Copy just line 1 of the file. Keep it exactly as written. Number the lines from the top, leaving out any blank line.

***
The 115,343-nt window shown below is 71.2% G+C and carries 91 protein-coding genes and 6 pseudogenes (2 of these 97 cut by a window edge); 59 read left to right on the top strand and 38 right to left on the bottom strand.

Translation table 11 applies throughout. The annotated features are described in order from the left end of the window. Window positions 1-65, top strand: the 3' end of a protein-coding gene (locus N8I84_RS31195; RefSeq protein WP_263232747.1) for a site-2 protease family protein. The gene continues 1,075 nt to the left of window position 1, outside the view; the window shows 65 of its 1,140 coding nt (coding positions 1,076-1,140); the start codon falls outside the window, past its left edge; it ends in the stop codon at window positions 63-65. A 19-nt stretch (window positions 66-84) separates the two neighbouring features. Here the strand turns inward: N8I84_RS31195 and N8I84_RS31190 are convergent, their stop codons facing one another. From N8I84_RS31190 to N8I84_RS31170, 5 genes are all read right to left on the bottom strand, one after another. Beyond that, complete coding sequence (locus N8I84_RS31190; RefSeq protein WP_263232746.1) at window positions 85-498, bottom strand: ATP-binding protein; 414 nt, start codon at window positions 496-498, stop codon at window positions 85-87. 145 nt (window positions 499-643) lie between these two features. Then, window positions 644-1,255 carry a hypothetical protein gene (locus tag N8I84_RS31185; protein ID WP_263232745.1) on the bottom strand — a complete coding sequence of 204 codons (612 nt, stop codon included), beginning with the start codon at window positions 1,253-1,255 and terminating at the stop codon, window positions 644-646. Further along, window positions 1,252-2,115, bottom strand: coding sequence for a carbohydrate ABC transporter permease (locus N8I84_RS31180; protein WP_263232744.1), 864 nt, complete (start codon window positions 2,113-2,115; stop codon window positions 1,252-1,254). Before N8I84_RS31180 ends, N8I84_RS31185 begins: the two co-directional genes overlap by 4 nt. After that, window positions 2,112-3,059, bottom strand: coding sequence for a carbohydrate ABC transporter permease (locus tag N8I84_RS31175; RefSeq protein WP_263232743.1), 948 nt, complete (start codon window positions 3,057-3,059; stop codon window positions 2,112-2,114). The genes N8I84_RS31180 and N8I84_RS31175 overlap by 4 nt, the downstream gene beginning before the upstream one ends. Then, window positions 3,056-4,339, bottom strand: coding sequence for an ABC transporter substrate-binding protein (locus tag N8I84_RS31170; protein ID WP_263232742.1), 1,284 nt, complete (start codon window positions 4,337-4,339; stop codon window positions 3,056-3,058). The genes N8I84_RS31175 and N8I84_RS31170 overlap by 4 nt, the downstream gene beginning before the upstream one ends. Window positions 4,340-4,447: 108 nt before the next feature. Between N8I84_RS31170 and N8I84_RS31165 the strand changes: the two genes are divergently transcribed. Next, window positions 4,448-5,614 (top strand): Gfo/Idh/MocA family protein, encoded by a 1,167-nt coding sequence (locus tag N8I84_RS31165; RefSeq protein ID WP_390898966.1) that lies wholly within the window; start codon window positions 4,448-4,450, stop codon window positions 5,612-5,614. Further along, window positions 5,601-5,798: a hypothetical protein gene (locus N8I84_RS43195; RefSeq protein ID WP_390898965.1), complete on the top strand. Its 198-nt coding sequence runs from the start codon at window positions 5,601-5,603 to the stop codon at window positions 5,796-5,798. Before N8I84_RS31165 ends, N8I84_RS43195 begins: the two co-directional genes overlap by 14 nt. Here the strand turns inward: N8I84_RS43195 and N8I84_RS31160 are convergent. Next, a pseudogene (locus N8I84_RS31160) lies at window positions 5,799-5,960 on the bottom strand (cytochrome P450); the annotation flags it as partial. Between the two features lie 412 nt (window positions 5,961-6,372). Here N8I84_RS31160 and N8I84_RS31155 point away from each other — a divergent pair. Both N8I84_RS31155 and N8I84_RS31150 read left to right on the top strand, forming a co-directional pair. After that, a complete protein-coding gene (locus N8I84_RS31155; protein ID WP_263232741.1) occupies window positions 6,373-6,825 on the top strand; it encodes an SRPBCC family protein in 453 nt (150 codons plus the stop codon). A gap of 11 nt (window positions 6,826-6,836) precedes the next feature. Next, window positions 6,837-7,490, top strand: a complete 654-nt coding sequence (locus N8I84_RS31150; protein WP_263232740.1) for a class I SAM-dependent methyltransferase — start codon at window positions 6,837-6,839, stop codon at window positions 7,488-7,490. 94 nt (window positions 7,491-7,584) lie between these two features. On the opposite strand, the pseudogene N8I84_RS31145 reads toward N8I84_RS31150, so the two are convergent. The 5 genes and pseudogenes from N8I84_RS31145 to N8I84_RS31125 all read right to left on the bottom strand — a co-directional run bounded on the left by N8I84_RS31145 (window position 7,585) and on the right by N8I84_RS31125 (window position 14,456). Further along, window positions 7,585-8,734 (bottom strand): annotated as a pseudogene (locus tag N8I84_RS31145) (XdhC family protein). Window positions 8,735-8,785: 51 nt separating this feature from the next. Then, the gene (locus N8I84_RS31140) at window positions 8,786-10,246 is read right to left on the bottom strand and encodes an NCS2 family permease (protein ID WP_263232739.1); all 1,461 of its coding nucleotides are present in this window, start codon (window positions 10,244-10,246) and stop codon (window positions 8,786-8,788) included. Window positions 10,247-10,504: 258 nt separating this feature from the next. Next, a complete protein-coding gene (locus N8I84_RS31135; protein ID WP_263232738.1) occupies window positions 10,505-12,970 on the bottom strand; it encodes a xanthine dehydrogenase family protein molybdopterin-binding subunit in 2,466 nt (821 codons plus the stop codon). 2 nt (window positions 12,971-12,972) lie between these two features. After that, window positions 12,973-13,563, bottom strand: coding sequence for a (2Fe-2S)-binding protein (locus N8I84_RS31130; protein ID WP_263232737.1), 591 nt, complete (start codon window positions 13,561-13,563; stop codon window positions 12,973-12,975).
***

The 115,343-nt window shown below is 71.2% G+C and carries 91 protein-coding genes and 6 pseudogenes (2 of these 97 cut by a window edge); 59 read left to right on the top strand and 38 right to left on the bottom strand.